Since then conservatism has become a sorry thing, condemned to play catch-up with liberalism at all times (this was the form of conservatism formulated by Disraeli and other Conservative Party luminaries in Britain, and in another form, by Bismarck in Germany). This strategy consisted in supporting the principles of reform, but opposing most actual reforms proposed by parties to the left of the conservatives, and only implementing reforms on a very small scale, or in a form where the effects of these reforms could be easily controlled.

This is modern political conservatism at its best, at other times modern political conservatism has had a pretty sorry history of cuddling up to various groups that nothing to do with conservatism, strictly speaking; a list of such entanglements might include:

  • fascists (eg the German conservative politicians who invited the Nazi Party into coalition in 1933 and got swallowed up);
  • populists (people who can believe six impossible things before breakfast), (eg the current entanglement of the US Republican Party with the Tea Party, or John Howard’s manoeuvring to secure One Nation voters in the 1990s);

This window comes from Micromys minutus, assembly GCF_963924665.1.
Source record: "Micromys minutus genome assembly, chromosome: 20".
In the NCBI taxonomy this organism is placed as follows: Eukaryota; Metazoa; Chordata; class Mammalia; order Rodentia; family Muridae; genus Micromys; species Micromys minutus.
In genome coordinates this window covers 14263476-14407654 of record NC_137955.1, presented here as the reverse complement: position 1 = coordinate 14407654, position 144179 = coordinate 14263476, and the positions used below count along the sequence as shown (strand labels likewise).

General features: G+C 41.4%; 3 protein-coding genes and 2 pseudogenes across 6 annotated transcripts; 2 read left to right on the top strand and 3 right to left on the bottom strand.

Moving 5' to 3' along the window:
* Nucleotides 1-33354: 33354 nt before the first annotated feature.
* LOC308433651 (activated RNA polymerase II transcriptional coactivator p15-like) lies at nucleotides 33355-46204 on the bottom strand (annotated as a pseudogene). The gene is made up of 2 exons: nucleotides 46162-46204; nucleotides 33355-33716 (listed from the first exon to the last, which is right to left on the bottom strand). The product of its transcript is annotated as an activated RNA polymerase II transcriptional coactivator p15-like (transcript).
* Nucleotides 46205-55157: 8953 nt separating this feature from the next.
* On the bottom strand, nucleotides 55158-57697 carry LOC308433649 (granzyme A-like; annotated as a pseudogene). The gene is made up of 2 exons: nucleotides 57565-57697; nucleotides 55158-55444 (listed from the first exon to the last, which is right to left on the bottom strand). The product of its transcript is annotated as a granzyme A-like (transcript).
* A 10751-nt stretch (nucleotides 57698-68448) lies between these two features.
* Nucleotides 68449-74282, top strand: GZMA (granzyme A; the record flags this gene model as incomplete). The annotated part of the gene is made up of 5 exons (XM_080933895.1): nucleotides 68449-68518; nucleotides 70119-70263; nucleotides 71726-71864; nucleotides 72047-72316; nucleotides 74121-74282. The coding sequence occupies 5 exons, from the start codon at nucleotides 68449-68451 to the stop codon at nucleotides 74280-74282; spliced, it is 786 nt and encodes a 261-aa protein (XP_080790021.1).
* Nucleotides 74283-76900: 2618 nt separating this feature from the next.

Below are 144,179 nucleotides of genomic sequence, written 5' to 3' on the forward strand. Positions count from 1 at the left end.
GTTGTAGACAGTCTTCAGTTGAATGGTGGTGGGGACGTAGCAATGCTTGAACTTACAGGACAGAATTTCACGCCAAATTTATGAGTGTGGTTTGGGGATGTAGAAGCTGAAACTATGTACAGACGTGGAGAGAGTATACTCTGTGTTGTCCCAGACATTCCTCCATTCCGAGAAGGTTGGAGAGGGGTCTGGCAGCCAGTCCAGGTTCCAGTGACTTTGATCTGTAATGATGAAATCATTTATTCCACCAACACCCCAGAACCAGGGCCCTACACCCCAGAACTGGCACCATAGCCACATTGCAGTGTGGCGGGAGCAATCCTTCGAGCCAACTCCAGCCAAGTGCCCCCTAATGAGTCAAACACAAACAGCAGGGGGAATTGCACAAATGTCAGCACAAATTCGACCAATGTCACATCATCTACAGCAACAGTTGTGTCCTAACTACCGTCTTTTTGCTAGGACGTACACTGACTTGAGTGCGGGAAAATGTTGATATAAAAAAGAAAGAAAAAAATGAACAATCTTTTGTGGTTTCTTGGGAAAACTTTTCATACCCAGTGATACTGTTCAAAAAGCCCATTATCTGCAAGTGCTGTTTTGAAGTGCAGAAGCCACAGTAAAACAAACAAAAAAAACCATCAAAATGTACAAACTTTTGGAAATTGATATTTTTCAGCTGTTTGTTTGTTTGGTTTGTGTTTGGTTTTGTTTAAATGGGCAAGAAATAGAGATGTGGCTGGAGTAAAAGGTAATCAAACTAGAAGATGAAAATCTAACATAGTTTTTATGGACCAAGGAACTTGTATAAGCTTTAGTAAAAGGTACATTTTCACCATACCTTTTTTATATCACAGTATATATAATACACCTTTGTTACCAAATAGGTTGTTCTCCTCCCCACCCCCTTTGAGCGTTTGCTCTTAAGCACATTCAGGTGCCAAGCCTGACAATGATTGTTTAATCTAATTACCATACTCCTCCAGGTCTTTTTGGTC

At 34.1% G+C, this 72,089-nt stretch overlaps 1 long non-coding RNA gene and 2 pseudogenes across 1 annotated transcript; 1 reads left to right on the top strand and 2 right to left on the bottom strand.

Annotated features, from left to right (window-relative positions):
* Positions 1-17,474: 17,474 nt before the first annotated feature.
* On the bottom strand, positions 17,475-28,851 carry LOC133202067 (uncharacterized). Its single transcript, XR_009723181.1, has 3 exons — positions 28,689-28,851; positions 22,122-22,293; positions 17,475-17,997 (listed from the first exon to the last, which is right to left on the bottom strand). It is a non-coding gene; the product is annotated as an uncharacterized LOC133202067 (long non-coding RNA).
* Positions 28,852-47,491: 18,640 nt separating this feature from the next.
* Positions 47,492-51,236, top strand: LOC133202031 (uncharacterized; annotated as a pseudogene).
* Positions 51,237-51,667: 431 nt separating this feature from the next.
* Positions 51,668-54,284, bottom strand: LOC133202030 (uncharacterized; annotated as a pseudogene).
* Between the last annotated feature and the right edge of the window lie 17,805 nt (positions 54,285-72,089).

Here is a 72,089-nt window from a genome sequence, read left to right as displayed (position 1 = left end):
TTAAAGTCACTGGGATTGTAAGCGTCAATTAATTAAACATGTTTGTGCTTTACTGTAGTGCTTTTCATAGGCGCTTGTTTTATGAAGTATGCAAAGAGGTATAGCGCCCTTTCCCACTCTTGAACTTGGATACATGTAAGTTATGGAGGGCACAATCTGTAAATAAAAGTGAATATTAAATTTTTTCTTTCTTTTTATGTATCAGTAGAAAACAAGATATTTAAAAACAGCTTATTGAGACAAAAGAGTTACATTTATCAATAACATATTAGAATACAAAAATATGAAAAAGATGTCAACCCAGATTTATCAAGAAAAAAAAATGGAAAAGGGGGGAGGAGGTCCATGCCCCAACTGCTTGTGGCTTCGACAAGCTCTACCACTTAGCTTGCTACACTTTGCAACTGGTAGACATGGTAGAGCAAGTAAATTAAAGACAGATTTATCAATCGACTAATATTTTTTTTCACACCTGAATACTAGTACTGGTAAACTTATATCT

• racists (eg the Howard Government’s refugee policies passim);
  • agrarian socialists (eg the National Party/Liberal Party Coalition in Australia, the enormous farming subsidies in the US, endorsed by both political parties);
  • liberals (in the non-US sense), (eg the sad history of the liberals in the ‘Liberal’ Party in Australia, the current bear-hug of the UK Liberal Democrats by the Tories).

And finally there is that strange beast which I can’t even think of a name for, the prurient political movement whose major interest is in other people’s sexuality, and trying to control it (good luck!).